Meet Simon. Simon’s dad recently died, but he’s distracting himself from thinking about that too much by going jogging, playing video games, caring for his pet rats and worrying about both his mum and his on-off relationship with his girlfriend. But someone – a talking lightbulb, to be precise – has decided that’s not a satisfactory ending to Simon’s story, and with the help of three assistants assumes control of his life, manipulating his every action to ensure he follows the path set out for him. And the goal of all this, it seems, is not to give Simon what he wants or needs, but to entertain and satisfy us, the audience.
All Your Wants and Needs Fulfilled Forever is an award-winning show from New Zealand-based company The Playground Collective, and it’s the kind of play I think needs to be seen more than once, because there’s so much going on it’s almost impossible to catch it all first time around. There’s laughter, action, emotion, countless cultural references, original music, a brief exploration of Pavlovian conditioning – and a few moments which, even if it’s not totally clear what’s actually going on, still evoke an almost physical reaction. It’s also something of a sensory explosion; flashing lights, bright colours and chirpy video game theme tunes all contribute to the sensation of being in an artificial environment.
Writer Eli Kent, who plays Simon, spends most of his time alone in the stark, empty box that is his world. But even though he has nothing to work with, we nonetheless always know exactly what he’s doing, whether he’s making a smoothie, feeding his rats or getting caught up in a dramatic car chase. The other people in his life are represented by inanimate objects – his girlfriend is a mannequin, his best friend a cuddly toy and his mum a disembodied pair of washing up gloves. These characters are brought to life through the brilliant voice work of the three ‘players’ – Victoria Abbott, Hamish Parkinson and Joel Baxendale (whose backstage squabbling becomes just as much a part of the story as what’s happening up on stage) and Simon’s interactions with them are no less real; the break-up scene in particular is still devastating, even if one of the characters is a dummy.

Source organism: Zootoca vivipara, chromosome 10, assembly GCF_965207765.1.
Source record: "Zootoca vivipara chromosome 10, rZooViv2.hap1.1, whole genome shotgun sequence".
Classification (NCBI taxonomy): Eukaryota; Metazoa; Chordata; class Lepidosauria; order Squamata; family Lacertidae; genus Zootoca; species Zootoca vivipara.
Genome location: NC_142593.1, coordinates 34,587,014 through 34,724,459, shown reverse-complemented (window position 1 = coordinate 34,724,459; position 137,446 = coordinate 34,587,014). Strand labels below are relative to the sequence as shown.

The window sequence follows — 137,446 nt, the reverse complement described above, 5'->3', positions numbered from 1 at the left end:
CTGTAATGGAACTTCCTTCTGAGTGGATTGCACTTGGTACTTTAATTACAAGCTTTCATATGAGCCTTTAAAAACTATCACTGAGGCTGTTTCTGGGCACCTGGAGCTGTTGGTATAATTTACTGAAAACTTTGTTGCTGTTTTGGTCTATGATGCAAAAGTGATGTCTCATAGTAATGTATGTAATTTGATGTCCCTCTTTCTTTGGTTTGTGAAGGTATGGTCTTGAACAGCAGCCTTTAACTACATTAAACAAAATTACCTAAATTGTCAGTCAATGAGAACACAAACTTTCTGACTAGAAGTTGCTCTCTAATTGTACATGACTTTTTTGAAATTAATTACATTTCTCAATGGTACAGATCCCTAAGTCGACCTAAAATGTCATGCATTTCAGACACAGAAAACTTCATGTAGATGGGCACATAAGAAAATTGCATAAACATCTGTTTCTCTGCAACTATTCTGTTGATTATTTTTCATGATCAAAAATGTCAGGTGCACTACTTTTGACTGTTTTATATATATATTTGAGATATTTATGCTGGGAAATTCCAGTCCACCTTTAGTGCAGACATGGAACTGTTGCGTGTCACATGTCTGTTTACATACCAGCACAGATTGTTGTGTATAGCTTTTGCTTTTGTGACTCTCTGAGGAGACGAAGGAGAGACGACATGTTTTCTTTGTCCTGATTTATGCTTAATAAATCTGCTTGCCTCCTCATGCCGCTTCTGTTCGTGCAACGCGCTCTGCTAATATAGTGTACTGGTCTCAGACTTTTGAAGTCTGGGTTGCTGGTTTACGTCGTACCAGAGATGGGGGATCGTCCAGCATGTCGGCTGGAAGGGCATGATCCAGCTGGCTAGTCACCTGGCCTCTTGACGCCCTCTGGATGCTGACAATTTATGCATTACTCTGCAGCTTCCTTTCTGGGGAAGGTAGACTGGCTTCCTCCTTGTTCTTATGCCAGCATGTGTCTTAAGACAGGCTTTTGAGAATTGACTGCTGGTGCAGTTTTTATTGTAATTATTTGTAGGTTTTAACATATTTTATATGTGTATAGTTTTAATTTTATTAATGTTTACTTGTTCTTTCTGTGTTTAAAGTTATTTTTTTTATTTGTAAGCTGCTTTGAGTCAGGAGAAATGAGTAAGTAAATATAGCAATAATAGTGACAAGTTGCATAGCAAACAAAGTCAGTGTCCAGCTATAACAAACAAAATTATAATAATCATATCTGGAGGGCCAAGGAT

The play explores the idea of a ‘perfect story’, one that follows a traditional path and reaches a neat conclusion – just as in a video game we’re required to complete certain stages in order to proceed towards a showdown with the ultimate boss. But it turns out life isn’t always like that. It can be unpredictable, funny, sad, shocking or sometimes just mundane; despite what Die Hard (a perfect movie, according to Simon) would have us believe, car chases are not something that happens to everyone. Each of us is the central character in our own story, and we should take the opportunity to write it in our own way, for our own benefit, rather than for the unseen audience behind the fourth wall expecting a perfectly circular plot with a tidy ending.
All Your Wants and Needs Fulfilled Forever is an ingenious and totally unique piece of theatre, unlike anything I’ve ever seen before. It’s not so much a play as an experience, really, and one that doesn’t necessarily end when you walk out the door. And it’s also a show that, I suspect, everyone will interpret slightly differently – so in that sense, it’s the very best kind of theatre.